Wetherill, Zane Grey, Vaughn Hadenfeldt, Pearl Baker, Neil Judd, Bert Loper,
W.H. Jackson and “Cactus Ed” Abbey himself.

Stories attach to the land, and the pioneer quips and quotes stand out with bald humor.
Pearl Baker’s father, Joe Biddlecome, moved into remote Robbers Roost. She said
he “was a cowhand of such competence that he had been invited to leave western
Colorado, where his cows always had two calves and sometimes his bulls showed
up with calves following.”

I learned about stock tanks designed and built by the Civilian Conservation
Corps, stock trails, mining roads, river rapids, proposed dam sites, and
climbers’ first ascents of stone towers.  Allen notes that in Parunuweap Canyon, Maj.
John Wesley Powell’s 1872 descent “marks the beginning of the modern-day sport
of technical canyoneering in America.”

In the 1890s, gold miners along the Colorado River in Glen Canyon worked placer
claims. Steve Allen has worked his own claims, and this book is a wealth of
local history in shiny nuggets. How did Fry Canyon get its name? Mormon pioneer
Albert R. Lyman stated, “In the solitude of Elk Mountain and White Canyon, a
gray bearded hermit appeared every now and then, always alone, always armed to
the teeth, and always in rags and dirt beyond description. He gave the name of
Charley Frye, and while he lived, good horses, especially stock horses,
disappeared in a very remarkable way.”

As for the barefoot beaver trapper Claud Simmons, “as filthy and sloppy as a man
can ever get,” his hands were so callused and dirt-caked that with his fingers he
could lift live coals from a campfire to light his pipe. Locals nicknamed him
“Tidy.”

Utah’s Canyon Country Place Names is a tour de force,” says Andy Nettell, proprietor of Back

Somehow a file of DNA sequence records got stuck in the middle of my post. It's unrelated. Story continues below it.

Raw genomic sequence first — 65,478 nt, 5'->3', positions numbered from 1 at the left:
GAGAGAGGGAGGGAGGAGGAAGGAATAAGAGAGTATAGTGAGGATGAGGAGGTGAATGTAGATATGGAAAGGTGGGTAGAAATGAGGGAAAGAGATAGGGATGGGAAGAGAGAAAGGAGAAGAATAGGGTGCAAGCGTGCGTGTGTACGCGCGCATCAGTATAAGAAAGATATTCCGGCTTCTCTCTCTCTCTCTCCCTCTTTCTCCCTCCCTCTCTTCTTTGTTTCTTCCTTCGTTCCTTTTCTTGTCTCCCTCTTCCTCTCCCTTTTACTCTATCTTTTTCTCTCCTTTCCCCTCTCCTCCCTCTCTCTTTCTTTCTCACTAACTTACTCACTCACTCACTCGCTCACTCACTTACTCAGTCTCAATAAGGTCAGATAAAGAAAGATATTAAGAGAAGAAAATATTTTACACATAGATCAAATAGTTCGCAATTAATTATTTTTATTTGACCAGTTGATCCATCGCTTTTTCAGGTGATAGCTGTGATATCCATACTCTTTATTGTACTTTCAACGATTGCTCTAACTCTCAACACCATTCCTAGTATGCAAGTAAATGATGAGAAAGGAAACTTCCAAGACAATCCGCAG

of Beyond Books in Moab. He explains, “Never have I seen a place names book
like this.  Usually you’re lucky to get a sentence or two; here Steve
gives you the USGS map on which the name is found, the usage over time and the
changes over time, and a cross reference to the source material he found
information in. It’s not uncommon for Steve to devote a page or more to some
locales.  His bibliography is a treasure trove of source material and will
be used by historians, researchers and enthusiasts for decades.  Every
library, academic or private, which focuses on the American Southwest needs
this book.”

Not only does Allen know how to research and write about the Southwest’s public
lands, he knows how to give back. For over 25 years he has been a legendary
leader of donor trips for environmental groups, raising hundreds of thousands
of dollars for non-profit organizations. His painstakingly planned backpack
excursions change people’s lives. He’s opened their hearts and they’ve opened
their checkbooks. Allen tells me, “We take them to places they’ve never heard
of that need protection, wilderness-eligible lands, and to see the visitors
realize that these landscapes are as good as it gets is very satisfying.” Allen
is booked a year in advance for 8-10 annual week-long backpack trips.

Marcey Olajos, board member for Durango Nature Studies and the Center for Biological
Diversity, says, “Whenever we went out with Steve, no matter where it was in
southern Utah, time was spent discussing environmental issues, in between being
awed with the landscapes and being challenged with his routes into and out of
various canyons. Steve has the ability to make his hikers aware of the
importance of protection as he leads us into fantastic places, without being
preachy.” She adds, “He truly loves the land. I would follow him anywhere.”

Ronni Egan for Great Old Broads for Wilderness explains, “He somehow manages to
present his groups with just enough challenges for their skill and fitness
levels, while maintaining safety and flexibility. One of his most remarkable
talents is knowing where to find water at the end of the day in places you’d
swear there wasn’t a drop in 100 miles.”

Every generation re-discovers southwestern canyon country. In this decade its Steve
Allen’s two-volume Utah’s Canyon Country
Place Names
that will teach us the most about the red rock desert and pioneers
whose lasting legacy is the names they bestowed upon the land. I’ll need two
copies—one for the shelf and one for the truck.

One Response to “Utah’s Canyon Country Place Names: An Essential New Book”

  1. It sounds like a good read for any who desire more information on Utahs’s beautiful landscapes. I’m writing a novel that I would like very much to have real names to places without having to do so much research. That book could possibly be a shortcut